Date of Award

Spring 2015

Document Type

Thesis

Department

Life & Environmental Sciences

Abstract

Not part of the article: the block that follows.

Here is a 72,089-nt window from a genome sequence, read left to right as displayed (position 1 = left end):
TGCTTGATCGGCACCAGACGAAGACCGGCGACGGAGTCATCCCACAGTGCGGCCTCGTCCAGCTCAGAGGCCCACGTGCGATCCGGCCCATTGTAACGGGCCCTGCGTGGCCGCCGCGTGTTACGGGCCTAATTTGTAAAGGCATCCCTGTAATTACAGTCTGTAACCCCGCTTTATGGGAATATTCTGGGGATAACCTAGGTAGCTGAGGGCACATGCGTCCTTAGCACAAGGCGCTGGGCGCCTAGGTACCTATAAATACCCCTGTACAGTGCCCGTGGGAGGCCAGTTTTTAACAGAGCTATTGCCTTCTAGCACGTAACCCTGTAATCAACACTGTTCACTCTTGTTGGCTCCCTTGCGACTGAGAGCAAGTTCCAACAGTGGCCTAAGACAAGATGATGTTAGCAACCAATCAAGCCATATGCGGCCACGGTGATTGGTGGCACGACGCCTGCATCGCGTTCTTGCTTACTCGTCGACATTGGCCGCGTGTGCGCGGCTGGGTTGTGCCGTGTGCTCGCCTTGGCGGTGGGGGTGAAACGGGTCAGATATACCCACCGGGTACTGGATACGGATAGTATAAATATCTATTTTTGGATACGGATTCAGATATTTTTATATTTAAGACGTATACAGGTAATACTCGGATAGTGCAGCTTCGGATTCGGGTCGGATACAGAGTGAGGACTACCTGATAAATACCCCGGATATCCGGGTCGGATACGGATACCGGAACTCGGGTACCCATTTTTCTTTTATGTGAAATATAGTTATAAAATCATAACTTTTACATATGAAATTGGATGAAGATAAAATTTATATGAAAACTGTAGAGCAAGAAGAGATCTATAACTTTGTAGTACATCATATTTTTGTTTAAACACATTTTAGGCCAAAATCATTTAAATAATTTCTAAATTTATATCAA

Horses are more susceptible to West Nile virus (WNV) than human beings. In addition, for many ranchers in Montana, horses are their livelihood. In Montana, the only risk assessment tool for WNV is mosquito surveying. Testing horses across the state for WNV may contribute to a better estimate of high-risk areas. Also, since the numbers of human and horse cases are similar on a yearly basis, testing horses may predict the human risk. In this study, Culex tarsalis infection rates were compared with horse exposure rates in Montana. Mosquitos were collected from 46 sites on a weekly or biweekly basis. Collected mosquitoes were sorted, homogenized, and run through an RNA-extraction. WNV in mosquitoes was detected using RT-PCR. Horse serum was collected from the Helena area and analyzed for NS1 and envelope IgM and IgG antibodies to determine WNV exposure and/or vaccination. Three counties had positive Cx. tarsalis pools for WNV; the state infection rate was 0.108%. Two unvaccinated horses had positive IgM WNV antibodies. However, due to borderline results and vaccination contamination a horse exposure rate could not be calculated to make a comparison with the mosquito vector infection rate. Since horse positives occurred in an area where no positive pools were found, horse surveillance may be critical for detecting WNV hot zones.